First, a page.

"The property, now the site of a foundering hospital, is where officials want developers to build a privately financed, $1.1 billion Olympic Village to house athletes for the Summer 2016 Games.

"But the global economic crisis is expected to make international Olympic officials question whether Chicago can deliver the massive project. And taxpayers are likely to wonder whether they will end up paying the bill.

"These concerns have intensified in the past few weeks because of news out of Vancouver and London, the cities that will host the next winter and summer Olympics. As credit has dried up, both have been forced to bail out high-priced construction projects that were supposed to have been built with private money."

And that's just the latest in those cities' long string of problems.

As far as whether the Olympics would "enhance the city's global reputation," maybe the Trib should have asked residents how much they would be willing to spend on an international public relations campaign to clean up our image as corrupt pols who tolerate police torture.

And it would have been nice to have asked if city transit services should be improved regardless of whether we get the Olympics here.

The next question asks about disadvantages to hosting the Olympics. Congestion/inconvenience won 28 percent of the vote. But the Trib didn't ask if two weeks of congestion was enough of a problem to oppose the Olympics. Like we can't take two weeks of clogged roads. (Security problems/terrorism threat was named by just 18 percent as a disadvantage.)

What was the objective of this poll?

It's too late to ask if Chicago-area residents support an Olympic bid. We're a finalist. It doesn't matter.

And we know the bid isn't possible without tax dollars. That's been established.

A better poll would have asked Chicago-area residents how upset they are that Daley keeps lying about how the Olympics will be funded - and what they intend to do about it.

COMMENT 1:40 P.M.: Another observant Beachwood reader writes:

The statistic that "impressed" me was that 97 percent of those polled who declared opposition to the games also cited their opposition to having their taxes used to pay for them. So, who are the other 3 percent?

COMMENT 2:45 P.M.: And yet another observant Beachwood reader writes:

And isn't the bloated salary we pay for our squeaky-clean Police Superintendent already a sunk cost of the chase-the-Olympics-folly? He's the one who had all the terrorism experience, to reassure the Olympic Committee. He's the one who warranted the enormous salary because he was going to be in charge of the Police and disaster preparedness and so much more. Oh, that's until they took half his duties away from him.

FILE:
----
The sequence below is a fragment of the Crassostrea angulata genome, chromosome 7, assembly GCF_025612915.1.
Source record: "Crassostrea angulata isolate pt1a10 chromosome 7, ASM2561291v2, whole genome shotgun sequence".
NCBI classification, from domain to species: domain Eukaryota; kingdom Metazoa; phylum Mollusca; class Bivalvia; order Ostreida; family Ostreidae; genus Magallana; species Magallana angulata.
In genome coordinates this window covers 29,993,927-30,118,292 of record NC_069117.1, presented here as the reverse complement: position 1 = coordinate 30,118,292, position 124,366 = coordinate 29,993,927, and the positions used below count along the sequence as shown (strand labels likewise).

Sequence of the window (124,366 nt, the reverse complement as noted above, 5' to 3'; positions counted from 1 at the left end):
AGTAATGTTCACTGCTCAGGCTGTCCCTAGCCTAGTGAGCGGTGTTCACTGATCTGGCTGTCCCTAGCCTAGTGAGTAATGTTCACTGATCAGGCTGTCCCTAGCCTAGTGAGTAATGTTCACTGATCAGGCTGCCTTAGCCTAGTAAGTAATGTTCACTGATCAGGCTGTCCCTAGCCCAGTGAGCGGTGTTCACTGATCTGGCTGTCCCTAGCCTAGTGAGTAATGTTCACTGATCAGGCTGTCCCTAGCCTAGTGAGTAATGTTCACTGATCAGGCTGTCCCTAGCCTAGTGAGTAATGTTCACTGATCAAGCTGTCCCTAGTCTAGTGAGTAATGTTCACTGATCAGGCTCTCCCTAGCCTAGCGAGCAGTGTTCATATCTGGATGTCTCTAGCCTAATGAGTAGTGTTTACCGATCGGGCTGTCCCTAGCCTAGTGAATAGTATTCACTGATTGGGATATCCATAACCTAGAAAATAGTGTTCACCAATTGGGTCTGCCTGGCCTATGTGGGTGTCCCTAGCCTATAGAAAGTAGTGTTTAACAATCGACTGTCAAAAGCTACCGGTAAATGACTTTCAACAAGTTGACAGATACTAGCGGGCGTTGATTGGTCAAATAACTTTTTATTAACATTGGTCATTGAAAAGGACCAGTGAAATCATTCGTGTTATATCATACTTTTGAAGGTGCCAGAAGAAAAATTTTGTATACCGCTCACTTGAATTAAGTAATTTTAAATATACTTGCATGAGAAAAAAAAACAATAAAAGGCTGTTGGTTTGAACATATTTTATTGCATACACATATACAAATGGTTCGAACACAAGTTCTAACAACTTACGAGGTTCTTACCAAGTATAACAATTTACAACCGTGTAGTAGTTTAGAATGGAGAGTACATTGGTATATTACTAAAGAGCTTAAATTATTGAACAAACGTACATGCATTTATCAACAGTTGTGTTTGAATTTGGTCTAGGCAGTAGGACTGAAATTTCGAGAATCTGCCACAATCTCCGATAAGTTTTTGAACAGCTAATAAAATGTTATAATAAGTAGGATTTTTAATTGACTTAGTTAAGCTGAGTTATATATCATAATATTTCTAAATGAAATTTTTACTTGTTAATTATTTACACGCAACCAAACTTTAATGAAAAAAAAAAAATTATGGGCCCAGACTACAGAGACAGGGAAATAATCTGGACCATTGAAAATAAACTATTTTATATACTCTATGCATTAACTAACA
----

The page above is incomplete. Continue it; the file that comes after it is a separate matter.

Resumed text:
Weis reminds me of a vignette in the series, The Wire. Whenever the Baltimore detective would need to meet his friend in the FBI, the Fed could never manage to position his car so that the two drivers could talk. And the Baltimore Detective would say, "You never worked Patrol, did you?"

From page two on Sunday - on the other side of the page from the Trib's Olympic poll:

"There's only one question in the Kass poll. Just ask yourself: Does wanting the Olympics in Chicago make me a big chumbolone?"


There's always enough money for the rich and powerful to throw their parties and build their stadiums. Meanwhile . . .


"As of Sunday, it has been 1,615 days since the mayor promised he'd find out who promoted ex-gangbanger Angelo Torres to run his scandal-plagued Hired Truck program that cost taxpayers at least $40 million," Kass writes. "We're still waiting."

A real City Hall press corps would ask him this question every single day - and publish and broadcast the answer. Every single day.

Obama's Shirtsleeves
Filling in the Washington press corps.

Value Meals
"Starbucks, Wendy's Revamp Breakfast to Win Customers."

Wendy's to offer coffee; Starbucks to serve shakes and baked potatoes.

Oil Spill


The Beachwood Tip Line: A toxic asset.


Posted on February 9, 2009